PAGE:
Covid-19 time bomb: Hong Kong jobs crisis sparks rise in serious emotional and mental health problems, experts warn

Covid-19 has taken a toll on Hongkongers’ psychological well-being. Photo: K. Y. Cheng

  • Unable to cope with job loss, ‘some may become suicidal, turn to drugs, alcohol or gambling’
  • Expert says groups hit hardest by unemployment are those aged 20 to 24 and 50 to 54
This is the second instalment of a five-part series in which the Post takes a look at unemployment in Hong Kong, as the city grapples with the aftermath of the months-long civil unrest and the pandemic. You can read part one here.

After Ken Yung lost his job in late January, he became irritable, lost his temper easily and kept picking quarrels with his wife over trivial matters.

Sometimes, they fought so bitterly their 10-year-old daughter would cry her heart out and beg them to stop. That made them cool down, only for Yung’s temper to flare up again.

“I kept having tantrums at my wife for no reason,” he said.

Yung, 51, used to earn about HK$60,000 (US$7,741) a month as a tour guide leading groups of holidaymakers to Japan. Then the coronavirus pandemic ended international travel, he found himself out of work and his earnings plunged to zero.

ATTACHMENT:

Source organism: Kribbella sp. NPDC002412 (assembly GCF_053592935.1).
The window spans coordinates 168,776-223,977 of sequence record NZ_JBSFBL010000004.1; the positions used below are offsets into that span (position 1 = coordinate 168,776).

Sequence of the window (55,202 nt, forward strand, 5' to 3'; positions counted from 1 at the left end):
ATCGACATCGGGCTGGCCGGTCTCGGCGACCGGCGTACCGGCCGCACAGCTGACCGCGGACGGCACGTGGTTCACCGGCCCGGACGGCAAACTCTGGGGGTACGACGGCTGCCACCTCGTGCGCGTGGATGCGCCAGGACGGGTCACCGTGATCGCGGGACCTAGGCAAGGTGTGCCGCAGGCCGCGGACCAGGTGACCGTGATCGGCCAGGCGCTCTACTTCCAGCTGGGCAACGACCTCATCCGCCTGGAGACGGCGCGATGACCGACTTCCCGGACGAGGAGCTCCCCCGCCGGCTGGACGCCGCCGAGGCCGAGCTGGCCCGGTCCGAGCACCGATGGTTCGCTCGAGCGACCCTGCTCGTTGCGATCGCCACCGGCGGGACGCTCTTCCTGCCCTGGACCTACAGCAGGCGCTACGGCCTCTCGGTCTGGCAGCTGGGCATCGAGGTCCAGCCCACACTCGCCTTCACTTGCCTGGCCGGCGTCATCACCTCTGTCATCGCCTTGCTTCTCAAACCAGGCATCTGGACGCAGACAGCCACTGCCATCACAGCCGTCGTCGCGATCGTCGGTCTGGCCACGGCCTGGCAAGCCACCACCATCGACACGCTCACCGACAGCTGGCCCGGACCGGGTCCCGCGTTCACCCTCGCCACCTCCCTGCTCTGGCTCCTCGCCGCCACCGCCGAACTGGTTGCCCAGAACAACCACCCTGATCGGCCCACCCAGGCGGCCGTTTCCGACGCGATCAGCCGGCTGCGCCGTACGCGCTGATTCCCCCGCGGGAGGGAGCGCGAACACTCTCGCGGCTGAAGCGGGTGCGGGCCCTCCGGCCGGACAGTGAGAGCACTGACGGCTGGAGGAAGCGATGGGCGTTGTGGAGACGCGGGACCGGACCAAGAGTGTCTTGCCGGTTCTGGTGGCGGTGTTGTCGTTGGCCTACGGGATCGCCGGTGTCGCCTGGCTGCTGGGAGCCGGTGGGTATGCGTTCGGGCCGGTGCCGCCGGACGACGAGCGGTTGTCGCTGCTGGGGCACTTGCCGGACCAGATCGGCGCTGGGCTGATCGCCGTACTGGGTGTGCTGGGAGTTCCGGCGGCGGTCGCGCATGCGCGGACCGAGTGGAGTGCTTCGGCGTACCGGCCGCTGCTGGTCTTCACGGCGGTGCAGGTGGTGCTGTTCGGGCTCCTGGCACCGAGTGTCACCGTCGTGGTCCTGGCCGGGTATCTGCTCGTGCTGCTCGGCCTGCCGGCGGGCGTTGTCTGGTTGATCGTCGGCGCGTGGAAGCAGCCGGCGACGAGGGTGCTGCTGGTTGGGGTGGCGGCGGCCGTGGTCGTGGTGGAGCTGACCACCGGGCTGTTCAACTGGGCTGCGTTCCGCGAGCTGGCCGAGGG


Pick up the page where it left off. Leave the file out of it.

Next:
When his outbursts became unbearable, his 44-year-old wife threatened to divorce him. That shocked him into realizing he needed help, and he started seeing a counsellor.

“My wife’s warning served as a wake-up call that I had to cope with my emotional problems, or she would go,” he said.

Rising unemployment in Hong Kong has created a ticking time bomb of emotional and mental health problems, experts warn, and Yung’s experience reflects what many facing a jobs crisis are experiencing.

In the wake of the pandemic, the jobless rate spiked to its highest level in more than 15 years, hitting 6.2 per cent in the three months to June. The number of unemployed grew to 240,700 for the period April to June, while the number of underemployed rose to 142,900.

There is no respite in sight, as a fresh wave of Covid-19 infections in July brought renewed tightening of social distancing as well as other restrictions.

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